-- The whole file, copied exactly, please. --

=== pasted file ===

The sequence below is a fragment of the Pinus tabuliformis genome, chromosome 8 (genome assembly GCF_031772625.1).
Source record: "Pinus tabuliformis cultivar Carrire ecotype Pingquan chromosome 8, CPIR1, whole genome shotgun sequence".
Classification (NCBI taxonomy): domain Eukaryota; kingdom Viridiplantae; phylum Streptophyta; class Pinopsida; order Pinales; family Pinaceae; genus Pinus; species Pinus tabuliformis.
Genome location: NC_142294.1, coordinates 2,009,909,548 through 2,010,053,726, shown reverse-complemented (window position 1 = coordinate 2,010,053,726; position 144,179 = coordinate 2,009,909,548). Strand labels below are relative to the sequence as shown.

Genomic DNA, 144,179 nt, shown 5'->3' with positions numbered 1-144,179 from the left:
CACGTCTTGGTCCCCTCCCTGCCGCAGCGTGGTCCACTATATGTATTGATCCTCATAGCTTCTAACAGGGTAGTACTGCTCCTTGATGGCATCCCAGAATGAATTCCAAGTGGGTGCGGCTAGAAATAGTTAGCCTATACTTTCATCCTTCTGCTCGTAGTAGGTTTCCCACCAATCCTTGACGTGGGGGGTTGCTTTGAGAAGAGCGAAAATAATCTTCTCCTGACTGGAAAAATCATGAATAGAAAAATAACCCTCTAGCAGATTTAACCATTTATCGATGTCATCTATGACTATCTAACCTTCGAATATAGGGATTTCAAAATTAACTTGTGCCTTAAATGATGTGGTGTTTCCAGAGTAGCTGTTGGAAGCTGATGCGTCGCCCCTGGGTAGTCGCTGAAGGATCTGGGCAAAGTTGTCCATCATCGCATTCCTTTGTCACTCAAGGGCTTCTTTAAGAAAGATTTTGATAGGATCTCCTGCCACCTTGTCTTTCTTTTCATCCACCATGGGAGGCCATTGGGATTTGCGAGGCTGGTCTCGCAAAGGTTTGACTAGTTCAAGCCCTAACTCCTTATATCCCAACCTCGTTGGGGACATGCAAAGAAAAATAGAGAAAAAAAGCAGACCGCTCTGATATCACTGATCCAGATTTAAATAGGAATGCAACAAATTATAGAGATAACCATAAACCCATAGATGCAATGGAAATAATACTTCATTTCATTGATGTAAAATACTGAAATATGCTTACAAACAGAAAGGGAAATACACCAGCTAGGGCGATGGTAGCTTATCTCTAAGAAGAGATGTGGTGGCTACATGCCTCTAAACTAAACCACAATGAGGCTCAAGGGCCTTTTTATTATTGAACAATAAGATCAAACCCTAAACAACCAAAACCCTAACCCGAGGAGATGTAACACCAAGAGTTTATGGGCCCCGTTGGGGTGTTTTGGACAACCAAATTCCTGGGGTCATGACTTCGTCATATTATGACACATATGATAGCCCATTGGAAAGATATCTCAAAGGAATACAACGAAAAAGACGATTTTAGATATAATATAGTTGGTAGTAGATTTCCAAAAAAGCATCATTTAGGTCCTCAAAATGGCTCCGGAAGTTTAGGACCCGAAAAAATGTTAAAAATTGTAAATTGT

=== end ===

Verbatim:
The sequence below is a fragment of the Pinus tabuliformis genome, chromosome 8 (genome assembly GCF_031772625.1).
Source record: "Pinus tabuliformis cultivar Carrire ecotype Pingquan chromosome 8, CPIR1, whole genome shotgun sequence".
Classification (NCBI taxonomy): domain Eukaryota; kingdom Viridiplantae; phylum Streptophyta; class Pinopsida; order Pinales; family Pinaceae; genus Pinus; species Pinus tabuliformis.
Genome location: NC_142294.1, coordinates 2,009,909,548 through 2,010,053,726, shown reverse-complemented (window position 1 = coordinate 2,010,053,726; position 144,179 = coordinate 2,009,909,548). Strand labels below are relative to the sequence as shown.

Genomic DNA, 144,179 nt, shown 5'->3' with positions numbered 1-144,179 from the left:
CACGTCTTGGTCCCCTCCCTGCCGCAGCGTGGTCCACTATATGTATTGATCCTCATAGCTTCTAACAGGGTAGTACTGCTCCTTGATGGCATCCCAGAATGAATTCCAAGTGGGTGCGGCTAGAAATAGTTAGCCTATACTTTCATCCTTCTGCTCGTAGTAGGTTTCCCACCAATCCTTGACGTGGGGGGTTGCTTTGAGAAGAGCGAAAATAATCTTCTCCTGACTGGAAAAATCATGAATAGAAAAATAACCCTCTAGCAGATTTAACCATTTATCGATGTCATCTATGACTATCTAACCTTCGAATATAGGGATTTCAAAATTAACTTGTGCCTTAAATGATGTGGTGTTTCCAGAGTAGCTGTTGGAAGCTGATGCGTCGCCCCTGGGTAGTCGCTGAAGGATCTGGGCAAAGTTGTCCATCATCGCATTCCTTTGTCACTCAAGGGCTTCTTTAAGAAAGATTTTGATAGGATCTCCTGCCACCTTGTCTTTCTTTTCATCCACCATGGGAGGCCATTGGGATTTGCGAGGCTGGTCTCGCAAAGGTTTGACTAGTTCAAGCCCTAACTCCTTATATCCCAACCTCGTTGGGGACATGCAAAGAAAAATAGAGAAAAAAAGCAGACCGCTCTGATATCACTGATCCAGATTTAAATAGGAATGCAACAAATTATAGAGATAACCATAAACCCATAGATGCAATGGAAATAATACTTCATTTCATTGATGTAAAATACTGAAATATGCTTACAAACAGAAAGGGAAATACACCAGCTAGGGCGATGGTAGCTTATCTCTAAGAAGAGATGTGGTGGCTACATGCCTCTAAACTAAACCACAATGAGGCTCAAGGGCCTTTTTATTATTGAACAATAAGATCAAACCCTAAACAACCAAAACCCTAACCCGAGGAGATGTAACACCAAGAGTTTATGGGCCCCGTTGGGGTGTTTTGGACAACCAAATTCCTGGGGTCATGACTTCGTCATATTATGACACATATGATAGCCCATTGGAAAGATATCTCAAAGGAATACAACGAAAAAGACGATTTTAGATATAATATAGTTGGTAGTAGATTTCCAAAAAAGCATCATTTAGGTCCTCAAAATGGCTCCGGAAGTTTAGGACCCGAAAAAATGTTAAAAATTGTAAATTGT